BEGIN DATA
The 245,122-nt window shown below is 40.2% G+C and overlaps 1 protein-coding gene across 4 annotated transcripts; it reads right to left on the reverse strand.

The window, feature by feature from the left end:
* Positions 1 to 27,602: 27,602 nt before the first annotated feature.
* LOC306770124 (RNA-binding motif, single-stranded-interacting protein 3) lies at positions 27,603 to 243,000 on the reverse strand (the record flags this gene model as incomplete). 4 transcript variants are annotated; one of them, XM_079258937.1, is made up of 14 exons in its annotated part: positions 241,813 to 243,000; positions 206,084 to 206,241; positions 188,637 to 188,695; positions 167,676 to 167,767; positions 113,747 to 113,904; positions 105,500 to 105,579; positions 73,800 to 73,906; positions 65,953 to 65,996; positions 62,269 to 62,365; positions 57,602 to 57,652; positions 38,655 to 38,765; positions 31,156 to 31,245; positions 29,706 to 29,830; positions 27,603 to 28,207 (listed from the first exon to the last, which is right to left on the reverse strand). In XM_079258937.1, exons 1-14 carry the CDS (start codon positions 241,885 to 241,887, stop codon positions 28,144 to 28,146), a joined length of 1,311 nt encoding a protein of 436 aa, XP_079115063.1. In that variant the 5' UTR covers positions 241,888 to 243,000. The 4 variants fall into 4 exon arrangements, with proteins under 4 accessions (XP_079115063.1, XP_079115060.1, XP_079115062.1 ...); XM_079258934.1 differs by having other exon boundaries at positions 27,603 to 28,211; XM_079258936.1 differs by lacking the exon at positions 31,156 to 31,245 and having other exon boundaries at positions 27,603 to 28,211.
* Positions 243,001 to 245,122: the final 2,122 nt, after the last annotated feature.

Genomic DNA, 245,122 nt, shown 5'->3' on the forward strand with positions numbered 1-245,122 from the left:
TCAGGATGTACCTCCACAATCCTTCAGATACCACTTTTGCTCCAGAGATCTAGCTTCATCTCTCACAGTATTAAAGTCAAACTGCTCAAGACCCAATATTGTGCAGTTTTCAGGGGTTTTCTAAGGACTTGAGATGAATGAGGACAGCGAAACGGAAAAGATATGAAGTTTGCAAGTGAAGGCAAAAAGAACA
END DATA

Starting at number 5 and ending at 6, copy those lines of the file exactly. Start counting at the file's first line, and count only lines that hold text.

* Positions 243,001 to 245,122: the final 2,122 nt, after the last annotated feature.

Genomic DNA, 245,122 nt, shown 5'->3' on the forward strand with positions numbered 1-245,122 from the left: